ButterMarket The Butter Market 

It was a lovely sunny day, and the rain held off until we were nearly back to Killybegs.

 

Exploring Donegal

Sunday

Today my friends’ neighbor Tim took us on a drive to Abbey Assaroe which was founded by Cistercian monks in the late twelfth century. There are only ruins of the abbey now, but the Abbey Mills Restoration Trust has restored two water wheels. You can see (and hear) the mill wheels running. There is also a small tea shop there, open only on Sunday, and serving homemade goodies.

waterwheels_abbey_assaroe 

The café has lovely views of a forested area and the oldest bridge in Ireland. Very peaceful and beautiful.

After tea, we drove back along the water to a place where we could overlook Rossnowlagh beach. People were surfing (or more accurately trying to surf) there, and we watched them for a time. It is also a scenic spot for seeing the hills surrounding the bay. The briar roses were out, and it smelled wonderful too.

Monday

Today we went west and north to Slieve League on Donegal Bay. It has the highest cliffs in Europe, and is a spectacular view, part of what is called the Wild Atlantic Way. On the way, we passed through some incredible scenery, as well as lots and lots of sheep, sometimes literally, as the fields were not fenced, and the sheep wander at will through them and beside the road.

Slieve_League 

We also went to the factory store for Donegal Woolen Mills, where I was finally able to get some wool yarn. They had beautiful things, most of which were above my price range, alas. Since I got a scarf at Edinburgh Woolen Mill in Scotland, I bought myself a pair of socks there – purple, of course!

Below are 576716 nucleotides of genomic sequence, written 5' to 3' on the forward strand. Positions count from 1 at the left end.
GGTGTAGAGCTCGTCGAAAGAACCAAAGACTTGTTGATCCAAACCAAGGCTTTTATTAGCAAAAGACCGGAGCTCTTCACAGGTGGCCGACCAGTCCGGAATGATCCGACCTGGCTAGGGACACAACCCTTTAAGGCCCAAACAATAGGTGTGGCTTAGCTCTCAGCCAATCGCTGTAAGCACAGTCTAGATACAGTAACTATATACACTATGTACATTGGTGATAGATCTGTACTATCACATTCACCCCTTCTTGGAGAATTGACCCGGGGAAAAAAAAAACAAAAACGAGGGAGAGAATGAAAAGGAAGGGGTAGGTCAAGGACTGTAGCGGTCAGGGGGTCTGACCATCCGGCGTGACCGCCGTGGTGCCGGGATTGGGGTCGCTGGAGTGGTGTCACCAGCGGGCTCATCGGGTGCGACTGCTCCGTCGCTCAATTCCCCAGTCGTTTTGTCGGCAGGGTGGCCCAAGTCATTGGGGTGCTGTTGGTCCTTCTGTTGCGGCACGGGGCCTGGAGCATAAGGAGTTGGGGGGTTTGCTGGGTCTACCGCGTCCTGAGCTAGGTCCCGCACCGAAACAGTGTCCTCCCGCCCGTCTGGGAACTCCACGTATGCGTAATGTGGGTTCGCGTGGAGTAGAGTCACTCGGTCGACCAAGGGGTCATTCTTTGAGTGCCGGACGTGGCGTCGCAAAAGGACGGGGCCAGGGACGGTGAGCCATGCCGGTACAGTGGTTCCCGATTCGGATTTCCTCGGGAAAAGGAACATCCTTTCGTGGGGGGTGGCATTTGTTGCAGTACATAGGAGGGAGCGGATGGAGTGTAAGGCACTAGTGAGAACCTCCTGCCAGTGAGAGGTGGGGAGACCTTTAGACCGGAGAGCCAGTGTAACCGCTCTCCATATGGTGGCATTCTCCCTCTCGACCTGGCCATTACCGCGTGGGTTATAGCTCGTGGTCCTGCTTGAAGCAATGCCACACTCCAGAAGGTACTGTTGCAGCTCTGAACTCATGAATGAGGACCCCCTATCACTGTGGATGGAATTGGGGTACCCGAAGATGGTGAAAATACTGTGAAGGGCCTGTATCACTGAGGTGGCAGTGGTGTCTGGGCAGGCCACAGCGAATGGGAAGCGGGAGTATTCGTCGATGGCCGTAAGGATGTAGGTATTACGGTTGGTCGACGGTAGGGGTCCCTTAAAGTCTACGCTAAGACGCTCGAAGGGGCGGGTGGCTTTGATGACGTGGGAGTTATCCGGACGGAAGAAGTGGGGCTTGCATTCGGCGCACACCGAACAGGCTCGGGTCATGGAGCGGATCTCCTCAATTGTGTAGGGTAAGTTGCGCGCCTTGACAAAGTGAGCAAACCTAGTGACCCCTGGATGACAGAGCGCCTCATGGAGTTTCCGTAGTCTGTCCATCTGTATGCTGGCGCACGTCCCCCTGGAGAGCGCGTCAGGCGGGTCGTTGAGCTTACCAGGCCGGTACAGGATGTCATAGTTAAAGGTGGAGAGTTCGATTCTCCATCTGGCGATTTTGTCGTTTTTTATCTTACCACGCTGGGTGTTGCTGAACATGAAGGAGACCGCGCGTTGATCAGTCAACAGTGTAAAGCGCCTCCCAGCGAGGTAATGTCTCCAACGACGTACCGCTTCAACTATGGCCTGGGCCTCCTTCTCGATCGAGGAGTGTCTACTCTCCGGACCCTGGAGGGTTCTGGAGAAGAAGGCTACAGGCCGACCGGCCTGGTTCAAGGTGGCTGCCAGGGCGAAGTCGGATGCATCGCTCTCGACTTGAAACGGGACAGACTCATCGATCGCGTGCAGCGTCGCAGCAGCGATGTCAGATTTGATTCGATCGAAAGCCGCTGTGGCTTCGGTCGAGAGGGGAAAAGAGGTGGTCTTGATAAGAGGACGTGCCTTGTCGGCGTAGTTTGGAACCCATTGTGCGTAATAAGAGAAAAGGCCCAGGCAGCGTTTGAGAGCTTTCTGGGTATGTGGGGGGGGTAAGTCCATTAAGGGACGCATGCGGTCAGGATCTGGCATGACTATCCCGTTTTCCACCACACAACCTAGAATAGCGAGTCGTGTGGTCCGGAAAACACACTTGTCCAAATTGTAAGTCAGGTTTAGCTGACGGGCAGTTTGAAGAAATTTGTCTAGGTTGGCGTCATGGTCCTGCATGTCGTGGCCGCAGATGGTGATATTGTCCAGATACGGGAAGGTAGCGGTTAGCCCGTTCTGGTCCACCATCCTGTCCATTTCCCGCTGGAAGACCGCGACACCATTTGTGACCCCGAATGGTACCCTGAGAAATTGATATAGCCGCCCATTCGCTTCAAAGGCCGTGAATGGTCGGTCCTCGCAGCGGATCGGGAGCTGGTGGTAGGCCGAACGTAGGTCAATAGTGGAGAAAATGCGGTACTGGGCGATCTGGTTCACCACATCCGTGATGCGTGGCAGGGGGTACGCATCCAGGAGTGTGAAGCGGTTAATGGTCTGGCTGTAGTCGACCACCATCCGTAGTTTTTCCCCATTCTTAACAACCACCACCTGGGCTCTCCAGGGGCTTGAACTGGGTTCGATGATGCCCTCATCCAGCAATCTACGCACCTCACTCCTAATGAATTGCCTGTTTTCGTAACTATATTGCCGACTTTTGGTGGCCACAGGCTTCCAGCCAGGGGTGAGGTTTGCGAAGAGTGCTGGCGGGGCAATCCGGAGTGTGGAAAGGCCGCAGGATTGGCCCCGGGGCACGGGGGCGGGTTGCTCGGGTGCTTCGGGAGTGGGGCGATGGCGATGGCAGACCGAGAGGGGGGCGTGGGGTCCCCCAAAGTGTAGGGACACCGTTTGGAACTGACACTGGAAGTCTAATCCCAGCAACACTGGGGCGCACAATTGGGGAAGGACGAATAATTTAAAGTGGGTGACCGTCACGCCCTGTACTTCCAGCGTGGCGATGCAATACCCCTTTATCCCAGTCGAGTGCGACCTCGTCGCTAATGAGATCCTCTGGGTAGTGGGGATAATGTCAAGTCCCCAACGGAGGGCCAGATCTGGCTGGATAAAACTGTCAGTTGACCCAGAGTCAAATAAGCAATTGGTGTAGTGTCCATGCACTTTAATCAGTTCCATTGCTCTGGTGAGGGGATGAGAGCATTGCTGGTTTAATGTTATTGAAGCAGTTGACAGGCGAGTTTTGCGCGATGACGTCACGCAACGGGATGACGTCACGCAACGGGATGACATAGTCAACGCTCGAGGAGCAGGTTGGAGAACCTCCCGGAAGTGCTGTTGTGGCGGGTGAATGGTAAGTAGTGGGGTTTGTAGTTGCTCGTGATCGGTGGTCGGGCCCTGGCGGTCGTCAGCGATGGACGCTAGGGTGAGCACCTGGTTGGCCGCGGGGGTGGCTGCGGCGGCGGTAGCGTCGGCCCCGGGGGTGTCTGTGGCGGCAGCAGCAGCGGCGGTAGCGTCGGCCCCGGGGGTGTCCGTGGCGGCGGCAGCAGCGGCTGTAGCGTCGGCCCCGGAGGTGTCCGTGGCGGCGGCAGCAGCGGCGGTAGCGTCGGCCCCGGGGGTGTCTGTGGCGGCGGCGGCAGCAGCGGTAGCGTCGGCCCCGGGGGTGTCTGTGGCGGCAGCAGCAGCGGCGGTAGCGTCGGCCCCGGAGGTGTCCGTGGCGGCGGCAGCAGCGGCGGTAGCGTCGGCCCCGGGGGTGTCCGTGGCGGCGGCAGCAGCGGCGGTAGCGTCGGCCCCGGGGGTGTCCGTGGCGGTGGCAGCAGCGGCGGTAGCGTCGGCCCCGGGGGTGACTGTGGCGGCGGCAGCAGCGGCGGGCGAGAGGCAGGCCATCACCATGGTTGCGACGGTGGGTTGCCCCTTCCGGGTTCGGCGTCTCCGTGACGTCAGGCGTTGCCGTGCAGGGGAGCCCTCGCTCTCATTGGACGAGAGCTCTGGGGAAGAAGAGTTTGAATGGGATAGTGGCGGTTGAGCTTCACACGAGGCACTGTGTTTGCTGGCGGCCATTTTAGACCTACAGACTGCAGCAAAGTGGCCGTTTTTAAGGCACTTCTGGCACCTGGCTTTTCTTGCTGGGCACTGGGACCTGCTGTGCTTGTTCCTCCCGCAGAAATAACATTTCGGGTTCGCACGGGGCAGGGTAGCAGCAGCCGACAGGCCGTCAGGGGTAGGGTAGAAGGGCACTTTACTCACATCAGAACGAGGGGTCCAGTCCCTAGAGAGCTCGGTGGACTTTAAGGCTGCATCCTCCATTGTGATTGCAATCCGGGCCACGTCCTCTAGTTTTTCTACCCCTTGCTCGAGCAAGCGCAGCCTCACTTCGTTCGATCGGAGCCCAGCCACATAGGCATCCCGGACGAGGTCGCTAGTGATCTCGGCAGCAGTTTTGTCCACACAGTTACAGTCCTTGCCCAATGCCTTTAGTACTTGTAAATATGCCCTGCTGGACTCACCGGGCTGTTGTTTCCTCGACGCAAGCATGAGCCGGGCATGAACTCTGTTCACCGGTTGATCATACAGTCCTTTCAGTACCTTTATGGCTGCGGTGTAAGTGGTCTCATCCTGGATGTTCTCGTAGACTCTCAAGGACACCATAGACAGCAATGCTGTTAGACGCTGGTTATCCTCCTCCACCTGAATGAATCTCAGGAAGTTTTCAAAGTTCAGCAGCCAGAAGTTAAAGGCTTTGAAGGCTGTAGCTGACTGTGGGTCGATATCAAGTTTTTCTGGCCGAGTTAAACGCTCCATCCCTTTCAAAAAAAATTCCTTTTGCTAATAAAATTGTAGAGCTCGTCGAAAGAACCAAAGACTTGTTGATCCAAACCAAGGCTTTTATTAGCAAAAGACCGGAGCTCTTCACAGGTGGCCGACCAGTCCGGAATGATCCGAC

The third place we visited was Glencolmcille Folk Village. They have various houses set up which show how people lived in Ireland in the past.

And finally, we searched out a beach called Silver Strand. It was a ways off the main road, though a picturesque area. When we got there, the beach was quite a few feet below us. You reached it via a long, long stair. We elected to stay up above and admire the scenery. Amazingly, sheep were grazing on the very edge of the cliffs. We wondered among ourselves whether they ever fell over the edge.

A very nice day along the coast of Donegal.

 Tuesday

Today we headed the opposite direction towards Donegal Town. There are lots of lovely shops there, and we explored several of them, then spent some time along the quay. I found some good souvenirs for friends and family.

Donegal-Town-Ireland

Afterwards, we went on to Ballyshannon, where Shari had some business. On the way back, we stopped in Donegal Craft Village and saw paintings, glass work, weaving, and some other crafts, as well as visiting their coffee shop.

Finally, nearly home, we drove out to an out of the way beach where there is a pier you can drive out on. More beautiful scenery.

I’ve had a delightful few days exploring, marveling over the scenery, and eating in some wonderful restaurants, cafés and coffee shops. Donegal is a county filled with natural beauty, and it will be difficult to leave 

Dublin to Killybegs

Haven’t written in a couple of days because I’m getting settled in and enjoying chatting with my friends. In fact, the blog will likely be very irregular from now on.

As I prepared to leave Dublin, my hostess kindly called a taxi for me, which was very nice I thought. The taxi driver took me to the train station, walked me inside and made sure I was all right before leaving me to get my ticket to Sligo. I walked up to the ticket window, and the guy told me I was in the wrong station. There are two train stations in Dublin, and in spite of what the Irish Rail Website said, I was at the wrong one. So I grabbed another taxi and went from Heuston Station to Connolly Station, which took about half an hour with all the traffic.

 Once on the train, it was a very pleasant journey. We passed through a lot of towns on our way from Dublin, then into more farmland. Not too many animals this time, mostly crops. I didn’t see any sheep until almost an hour outside the city, and then the flocks were small. Lots of grain, though. Some just being planted, some growing, some just harvested, some bundled into bales.

All the announcements on the train were given first in Irish, then repeated in English, so it was interesting to listen and try to match the town names in Irish with their English counterparts. It was a three hour journey, so there were lots of stops! I also managed to work in a nap.